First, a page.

[LinuxBIOS] Grand flash chip challenge
c-d.hailfinger.devel.2006 at gmx.net
Tue Oct 23 20:06:46 CEST 2007
On 23.10.2007 19:27, Stefan Reinauer wrote:
> Peter Lemenkov wrote:
>> BTW why we still not import all data from this wonderful GPL'ed
>> utility? There are tons of information, and Uniflash greatly
>> surpassing flashrom in case of supported hardware.
> I guess its because it doesn't make a lot of sense to import tons of
> untested and untestable code.
> This would give people a wrong impression about what we think will work
> and what will not.
> If people see their HW supported in uniflash, using uniflash is probably
> a great idea.
Depends. If someone manages to get uniflash working under Linux, it
might be a good idea to use it. OTOH, flashrom is a native Linux/*BSD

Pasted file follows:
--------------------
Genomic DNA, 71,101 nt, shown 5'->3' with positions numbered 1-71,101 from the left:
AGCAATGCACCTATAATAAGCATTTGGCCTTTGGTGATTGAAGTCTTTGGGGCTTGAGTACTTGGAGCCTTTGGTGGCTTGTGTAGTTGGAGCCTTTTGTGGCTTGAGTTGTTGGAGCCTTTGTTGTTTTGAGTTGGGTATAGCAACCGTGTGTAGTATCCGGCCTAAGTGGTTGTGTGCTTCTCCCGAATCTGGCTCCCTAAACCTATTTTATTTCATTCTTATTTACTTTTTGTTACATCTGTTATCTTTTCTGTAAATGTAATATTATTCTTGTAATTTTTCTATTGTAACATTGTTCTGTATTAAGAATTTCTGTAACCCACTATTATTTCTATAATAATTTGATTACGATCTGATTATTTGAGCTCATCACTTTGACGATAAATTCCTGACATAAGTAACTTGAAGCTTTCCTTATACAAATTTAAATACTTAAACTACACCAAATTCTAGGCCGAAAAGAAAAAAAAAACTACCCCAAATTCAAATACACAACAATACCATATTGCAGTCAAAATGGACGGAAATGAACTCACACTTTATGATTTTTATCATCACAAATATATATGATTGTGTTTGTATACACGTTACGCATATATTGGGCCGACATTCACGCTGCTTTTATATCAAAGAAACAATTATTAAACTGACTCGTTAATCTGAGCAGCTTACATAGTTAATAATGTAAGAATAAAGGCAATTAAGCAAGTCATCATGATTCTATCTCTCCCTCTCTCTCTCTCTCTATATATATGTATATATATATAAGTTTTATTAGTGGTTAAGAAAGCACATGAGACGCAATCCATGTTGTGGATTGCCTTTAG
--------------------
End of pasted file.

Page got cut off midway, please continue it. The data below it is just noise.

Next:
tool and works fine for a lot of chips as well.
> We get very few reports of unsupported hardware in flashrom, so I guess
> flashrom support is not the most pressing issue.
> If you wish to port flash devices over from uniflash and you can test
> them on real hardware, that will be highly appreciated.
Even if they can not be tested, adding support to recognize them (no
write/erase) would help a lot to broaden our user base. That way, people
can tell us about a chip they have without opening the case.
> Another cool thing would be to fix the current flashchip code and
> structure to be able to cope with partial writes _properly_ and
> _cleanly_ rather than rewriting the whole chip, or the crappy approaches
> used now. So flashrom could be used to safely update only the normal
> image of your bios..
I have not yet looked at the partial write support for parallel flash.
Can you tell me what is crappy with the current approach? I see it has
some limits (especially when handling non-uniform block size), but for
uniform block size it should work well AFAICS.
> Currently a power loss during flashing might well mean loss of the
> fallback image. :-(
That's something I will fix, at least for serial flash.
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